Unchallenged, Justinian launched one of the most prolific construction phases in ancient history. Turning to Isidore of Miletus and Anthemius of Tralles as chief architects, he demanded a new and grander Hagia Sophia with an unparalleled design on February 23, 532. The historian Procopius relates Justinian’s desire to include materials from all over the Eastern Roman Empire, pulling stones from Egypt to the south and marble from Thessaly to the west, not to mention islands throughout the Sea of Marmara. Remnants from the Temple of Artemis were even dragged 230 miles to the northeast from Ephesus to form supports for the weighty plaster walls and high ceilings.
The scale of the basilica would be unlike anything seen in Europe or Western Asia at the time. The dome would tower 180 feet above the floor below and spread more than 100 feet across. In order to suspend the heavy ceiling, four triangular pendentives — upward arching triangles — were created to fit the elliptical roof on a square room, the first time in history the architectural issue had been solved. With the full structure a whopping 330 feet long and 225 feet wide, Hagia Sophia would become the largest cathedral on the planet for the better part of a millennium upon its completion in 537.
From there, it would be another three decades before the walls were completely decorated with the elaborate gold, silver and white mosaics Justinian requested. For nearly 900 years, the building served as the primary church in Orthodox Christianity, surviving several earthquakes despite faulty construction. (Masons used less brick than mortar, making the sides of the building susceptible to collapse.) Though the artwork would eventually be covered by iconoclastic policies of the Orthodox Church in the 8th and 9th centuries, as well as Muslim invaders that conquered the city in 1453, the church remains one of the architectural wonders of the world.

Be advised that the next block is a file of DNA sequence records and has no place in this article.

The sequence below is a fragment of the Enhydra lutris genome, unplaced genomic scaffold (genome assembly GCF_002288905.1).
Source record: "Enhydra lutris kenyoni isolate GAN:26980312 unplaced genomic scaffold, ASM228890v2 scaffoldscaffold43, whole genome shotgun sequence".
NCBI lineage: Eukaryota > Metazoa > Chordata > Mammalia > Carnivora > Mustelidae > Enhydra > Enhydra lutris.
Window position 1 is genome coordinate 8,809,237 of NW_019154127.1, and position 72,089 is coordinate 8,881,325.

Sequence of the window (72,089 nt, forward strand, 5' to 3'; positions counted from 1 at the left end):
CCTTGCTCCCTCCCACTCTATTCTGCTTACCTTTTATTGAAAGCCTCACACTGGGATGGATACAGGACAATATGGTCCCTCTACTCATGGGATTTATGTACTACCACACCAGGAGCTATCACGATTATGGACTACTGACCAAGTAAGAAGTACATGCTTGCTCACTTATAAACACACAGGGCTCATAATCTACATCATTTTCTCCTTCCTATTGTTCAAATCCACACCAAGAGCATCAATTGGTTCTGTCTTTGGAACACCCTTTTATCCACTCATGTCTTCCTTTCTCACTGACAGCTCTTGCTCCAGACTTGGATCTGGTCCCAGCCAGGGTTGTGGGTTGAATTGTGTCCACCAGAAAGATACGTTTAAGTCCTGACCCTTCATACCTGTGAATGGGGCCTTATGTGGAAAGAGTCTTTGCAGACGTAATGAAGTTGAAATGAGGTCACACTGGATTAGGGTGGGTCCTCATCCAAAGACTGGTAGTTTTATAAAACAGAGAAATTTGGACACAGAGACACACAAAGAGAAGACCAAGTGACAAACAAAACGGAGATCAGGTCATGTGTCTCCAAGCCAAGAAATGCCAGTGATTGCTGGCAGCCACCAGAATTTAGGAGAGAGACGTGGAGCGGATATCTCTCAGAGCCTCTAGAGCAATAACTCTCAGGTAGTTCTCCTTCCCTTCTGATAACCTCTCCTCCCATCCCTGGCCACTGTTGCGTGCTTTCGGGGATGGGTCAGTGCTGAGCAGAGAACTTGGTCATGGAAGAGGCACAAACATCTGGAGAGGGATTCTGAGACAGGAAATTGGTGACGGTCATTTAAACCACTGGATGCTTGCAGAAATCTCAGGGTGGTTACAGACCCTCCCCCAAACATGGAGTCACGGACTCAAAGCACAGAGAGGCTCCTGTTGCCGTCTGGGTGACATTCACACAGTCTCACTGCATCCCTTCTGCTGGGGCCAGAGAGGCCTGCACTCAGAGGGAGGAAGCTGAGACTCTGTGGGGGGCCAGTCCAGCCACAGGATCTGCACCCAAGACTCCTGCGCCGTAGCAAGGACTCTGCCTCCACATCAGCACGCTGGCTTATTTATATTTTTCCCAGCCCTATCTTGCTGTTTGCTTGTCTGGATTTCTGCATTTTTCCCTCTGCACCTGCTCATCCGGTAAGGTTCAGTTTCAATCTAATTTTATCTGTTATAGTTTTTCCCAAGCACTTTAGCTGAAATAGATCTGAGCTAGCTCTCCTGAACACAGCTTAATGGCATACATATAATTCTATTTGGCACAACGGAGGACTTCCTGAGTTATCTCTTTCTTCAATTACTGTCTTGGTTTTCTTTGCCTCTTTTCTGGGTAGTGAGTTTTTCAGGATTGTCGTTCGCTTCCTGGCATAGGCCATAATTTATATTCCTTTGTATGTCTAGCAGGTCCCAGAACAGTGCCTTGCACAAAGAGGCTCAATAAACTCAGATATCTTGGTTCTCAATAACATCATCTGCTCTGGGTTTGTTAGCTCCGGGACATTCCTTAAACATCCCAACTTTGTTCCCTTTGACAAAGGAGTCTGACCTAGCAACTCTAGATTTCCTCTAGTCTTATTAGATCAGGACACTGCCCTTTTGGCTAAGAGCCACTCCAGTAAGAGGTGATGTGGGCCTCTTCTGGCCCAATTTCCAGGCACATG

In 1943, almost five centuries after Mehmed the Conqueror took Constantinople and converted the Hagia Sophia into an Islamic temple known as Aya Sofya Mosque, the building reopened as a museum. Carefully removing the white plaster on the walls and pulling up carpets laid on the floor, curators made the magnificent artwork visible again to an awestruck public. Officials outlawed worship of any kind within the building, only recently allowing a small prayer room for Christian and Muslim staff.
Now one of the most-visited monuments in all the world, Hagia Sophia is again under threat of destruction — this time from Mother Nature. Perhaps the first example of Byzantine architecture, the Turkish Ministry of Culture and World Monuments Fund continue working to stabilize the structure and interiors against deterioration from rising humidity.
Also On This Day:
1455 – Publication of the Gutenberg Bible, the first Western book printed using movable type
1836 – The Battle of the Alamo begins in San Antonio, Texas
1898 – Emile Zola is imprisoned for accusing the French government of anti-Semitism in the Dreyfus Affair
1927 – Physicist Werner Heisenberg describes the uncertainty principle for the first time in a letter to colleague Wolfgang Pauli
1991 – Coalition infantry launches forward into Iraq from Saudi Arabia, beginning the ground phase of the Gulf War